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UK Microsoft: Kick out incompetent IT pros

Microsoft UK's national technology officer suggests discipling IT professions like they do doctors with sanctions for failures or incompetence.
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Written by Tom Espiner on
Microsoft UK's national technology officer, Jerry Fishenden, has called for a single professional body with powers to strike off IT professionals in the same way the General Medical Council (GMC) can discipline doctors.

Both public and private sector organizations experience a high failure rate for IT projects. Fishenden said a professional body with powers of imposing sanctions for failure or incompetence, such as the GMC being able to strike off doctors, could improve the standing of the IT profession.

He said: "If you look at what you regard as the traditional professions--doctors, teachers, lawyers--their professional bodies can fire people, can investigate complaints, can impose penalties, and the ultimate sanction is to remove them from the profession, so you can't practice any more. It would be good, if we want to be respected as a profession, for there to be some method of ensuring the industry as a whole maintains professional standards, otherwise it just seems to be hollow words."

The UK body that charters IT professionals is the British Computer Society (BCS), which currently has no powers of censure equivalent to the GMC's. Fishenden said giving bodies such as the BCS more power would be "sensible."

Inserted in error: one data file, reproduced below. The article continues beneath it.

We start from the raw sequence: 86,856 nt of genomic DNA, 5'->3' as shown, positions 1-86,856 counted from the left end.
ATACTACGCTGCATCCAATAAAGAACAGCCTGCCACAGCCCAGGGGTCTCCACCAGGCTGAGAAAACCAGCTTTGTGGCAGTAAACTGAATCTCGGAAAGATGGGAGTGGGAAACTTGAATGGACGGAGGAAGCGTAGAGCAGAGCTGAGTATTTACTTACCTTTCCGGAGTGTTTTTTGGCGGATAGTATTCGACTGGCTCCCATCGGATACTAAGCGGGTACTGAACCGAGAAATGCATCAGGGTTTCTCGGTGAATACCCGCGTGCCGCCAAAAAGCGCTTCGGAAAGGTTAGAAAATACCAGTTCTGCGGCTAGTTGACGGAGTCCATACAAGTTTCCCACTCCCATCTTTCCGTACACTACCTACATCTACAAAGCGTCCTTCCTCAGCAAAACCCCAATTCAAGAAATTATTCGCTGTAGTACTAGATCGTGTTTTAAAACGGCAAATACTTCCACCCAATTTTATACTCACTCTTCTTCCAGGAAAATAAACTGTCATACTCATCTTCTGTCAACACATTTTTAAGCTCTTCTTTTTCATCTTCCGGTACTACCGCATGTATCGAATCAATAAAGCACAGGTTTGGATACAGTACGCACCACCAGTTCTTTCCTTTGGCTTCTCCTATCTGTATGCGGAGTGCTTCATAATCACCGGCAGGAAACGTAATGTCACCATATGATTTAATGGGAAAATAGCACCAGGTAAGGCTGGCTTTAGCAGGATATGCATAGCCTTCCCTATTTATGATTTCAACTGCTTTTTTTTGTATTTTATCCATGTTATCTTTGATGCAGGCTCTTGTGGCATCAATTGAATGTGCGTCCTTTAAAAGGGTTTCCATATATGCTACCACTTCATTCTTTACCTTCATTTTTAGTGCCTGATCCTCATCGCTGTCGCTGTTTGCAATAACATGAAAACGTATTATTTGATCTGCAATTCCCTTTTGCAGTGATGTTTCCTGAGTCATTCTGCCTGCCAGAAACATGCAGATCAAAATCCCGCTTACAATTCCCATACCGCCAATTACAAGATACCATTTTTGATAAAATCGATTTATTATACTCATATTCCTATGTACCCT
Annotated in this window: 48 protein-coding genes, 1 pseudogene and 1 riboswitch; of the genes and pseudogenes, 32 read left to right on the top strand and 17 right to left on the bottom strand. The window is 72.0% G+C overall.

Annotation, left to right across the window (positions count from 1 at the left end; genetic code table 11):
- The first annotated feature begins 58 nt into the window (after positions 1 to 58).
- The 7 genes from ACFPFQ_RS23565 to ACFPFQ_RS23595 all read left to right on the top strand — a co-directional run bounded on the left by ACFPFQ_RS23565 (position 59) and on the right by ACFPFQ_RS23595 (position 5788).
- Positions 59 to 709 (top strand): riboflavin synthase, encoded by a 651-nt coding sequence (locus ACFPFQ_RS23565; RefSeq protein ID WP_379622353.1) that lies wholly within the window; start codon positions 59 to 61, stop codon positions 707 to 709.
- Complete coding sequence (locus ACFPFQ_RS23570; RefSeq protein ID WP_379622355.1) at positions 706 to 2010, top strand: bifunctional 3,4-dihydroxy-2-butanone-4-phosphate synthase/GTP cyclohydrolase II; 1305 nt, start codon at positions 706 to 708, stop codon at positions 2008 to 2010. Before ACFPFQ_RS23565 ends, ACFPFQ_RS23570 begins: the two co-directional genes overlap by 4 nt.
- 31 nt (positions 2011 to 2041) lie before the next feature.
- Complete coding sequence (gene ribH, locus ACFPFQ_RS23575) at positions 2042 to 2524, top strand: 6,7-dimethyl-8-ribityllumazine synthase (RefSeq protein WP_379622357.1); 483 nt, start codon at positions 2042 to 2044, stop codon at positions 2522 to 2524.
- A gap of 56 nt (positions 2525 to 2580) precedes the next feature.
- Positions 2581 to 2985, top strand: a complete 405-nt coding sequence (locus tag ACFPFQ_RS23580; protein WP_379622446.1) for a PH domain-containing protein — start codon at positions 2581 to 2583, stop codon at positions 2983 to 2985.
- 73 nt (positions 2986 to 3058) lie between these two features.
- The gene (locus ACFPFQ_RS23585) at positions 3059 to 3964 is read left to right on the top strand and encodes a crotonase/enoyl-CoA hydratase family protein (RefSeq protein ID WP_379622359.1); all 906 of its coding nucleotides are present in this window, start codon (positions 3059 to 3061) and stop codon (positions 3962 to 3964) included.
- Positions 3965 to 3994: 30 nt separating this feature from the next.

He said: "There are bodies like the BCS, which charters IT professionals, and other standards. It would be sensible to build on these rather than start again; otherwise it will take even longer to get something into place."

David Clarke, chief executive of the BCS, agreed with Fishenden that in principle there should be a body which could strike off incompetent IT practitioners but said, in practice, it would be difficult to achieve.

Although the BCS can revoke the Chartered IT Professional (CITP) qualification, this makes little difference to employers, who prefer more specific IT qualifications, such as database management, said Clarke.

He added: "If we chuck someone out and revoke their CITP it makes little difference to their getting a job, because employers mostly go for people whose certification is job specific, say, in Oracle databases. The battle we have is to get employers convinced that they must look for general qualifications of professional competency."

There is little appetite in government for an Act of Parliament to license IT professionals in the way doctors are licensed, as there would currently not be enough CITPs to satisfy demand, Clarke added. The usual driver for an Act of Parliament to license professionals is a disaster--such as people dying, in the case of doctors' malpractice. Although IT projects can be financial disasters, people rarely die as a direct result, said Clarke.

The relative youth of the IT industry compared with other professions would make it hard to set up a professional body with "clout" similar to the GMC, Fishenden added.

He said: "It's quite a hard challenge for what's a pretty junior industry really. We're still learning as we go."

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